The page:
- Connect in what ways are possible – Virtual 12-Step meetings aren’t the only reason to connect to others. Use online platforms or phone calls and video chat features to connect to friends and loved ones you cannot see in person. Check-ins and available social time are essential in staving off feelings of isolation and depression. There are online game platforms or even group movie watching options through streaming services that you can do with your friends at a distance. If you are staying at home with loved ones, remember the importance of connecting with them as well. It can be challenging to be with the same person or people for up to 24 hours a day. Pause and practice gratitude for having others to navigate the experience with by taking a special time to sit and connect with them. Conversations and fun activities with the loved ones you are social distancing with can help bond you closer.
- Share honestly about your fears – A sponsor, a counselor, or your friends in recovery might all be experiencing the same feelings of fear that you are; and identification and validation are important during these times. Some are experiencing financial fears from the nature of their employment changing, and many have anxiety about the still unanswered questions about the future. Give yourself space to feel exactly what you are, but just as you would in daily life before COVID-19, talk about these feelings with your support system.
- Find ways to be of service – Consider your elderly neighbors and check in on them to make sure their needs are met. If you worked from home before the stay-at-home suggestion, lend your experience to those that are now trying to settle into a similar situation. Perform small acts of service for the loved ones you are at home with, making a meal if you aren’t normally the primary cook or asking what kind of help they need settling into life at home. Continuing to be of service can help someone in recovery keep their thoughts from swirling. While the ways we show up for others might look different, they are still of great value.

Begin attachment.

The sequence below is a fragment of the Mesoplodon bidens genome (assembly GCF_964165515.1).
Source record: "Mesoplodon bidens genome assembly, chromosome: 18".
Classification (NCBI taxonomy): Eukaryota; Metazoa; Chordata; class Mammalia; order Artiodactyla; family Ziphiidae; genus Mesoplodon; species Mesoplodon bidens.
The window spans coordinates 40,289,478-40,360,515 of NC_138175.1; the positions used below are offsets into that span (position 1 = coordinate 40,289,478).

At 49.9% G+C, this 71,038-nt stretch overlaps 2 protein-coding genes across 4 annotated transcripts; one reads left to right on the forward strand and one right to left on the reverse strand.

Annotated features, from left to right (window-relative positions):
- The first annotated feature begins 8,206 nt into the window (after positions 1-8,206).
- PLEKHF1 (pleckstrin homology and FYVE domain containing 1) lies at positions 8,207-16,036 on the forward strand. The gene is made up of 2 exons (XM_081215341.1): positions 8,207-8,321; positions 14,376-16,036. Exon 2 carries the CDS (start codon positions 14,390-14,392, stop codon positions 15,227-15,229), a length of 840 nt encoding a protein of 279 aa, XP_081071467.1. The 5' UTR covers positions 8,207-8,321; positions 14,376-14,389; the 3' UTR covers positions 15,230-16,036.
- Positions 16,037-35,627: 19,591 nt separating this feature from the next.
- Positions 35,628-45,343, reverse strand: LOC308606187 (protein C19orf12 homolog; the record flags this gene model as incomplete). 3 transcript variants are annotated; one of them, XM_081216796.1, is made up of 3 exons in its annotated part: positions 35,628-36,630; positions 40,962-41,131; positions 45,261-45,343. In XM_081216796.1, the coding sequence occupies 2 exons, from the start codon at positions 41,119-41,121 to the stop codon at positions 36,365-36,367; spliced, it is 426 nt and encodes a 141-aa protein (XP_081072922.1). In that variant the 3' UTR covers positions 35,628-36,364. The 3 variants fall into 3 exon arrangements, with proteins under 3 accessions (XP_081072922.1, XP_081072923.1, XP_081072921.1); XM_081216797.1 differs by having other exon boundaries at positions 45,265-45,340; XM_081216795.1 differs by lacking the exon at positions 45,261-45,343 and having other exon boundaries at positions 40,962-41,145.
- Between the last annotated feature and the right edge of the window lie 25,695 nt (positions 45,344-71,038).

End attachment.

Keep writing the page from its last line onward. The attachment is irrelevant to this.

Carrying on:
- Keep a schedule – It’s extremely easy to keep an odd schedule while you’re at home 24 hours a day. To help keep mental health challenges at bay, try keeping a normal routine by getting up at a reasonable time. This can help you be more productive throughout the day. Setting normal work hours if you are working from home can help keep stress levels down. Limiting the time spent on social media or watching the news can also be helpful in reducing anxiety.
- Be gentle with yourself – Remember that this is new to everyone. These circumstances are extraordinary. Be gentle with yourself and give yourself the space to feel worried, tired, overwhelmed and stressed. Be forgiving with yourself if you spend the day in your pajamas and you eat junk food; it’s okay if you have days where you feel lazy. You are not required to be highly efficient or productive when learning to navigate your way through a health crisis.
Ashley Addiction Treatment is an innovative treatment program located on Maryland’s Chesapeake Bay. Ashley provides support for professionals seeking help with addiction. We are able to help people with co-occurring disorders and offer confidential treatment programs to meet your needs. Please reach out to us today at (800) 799-4673.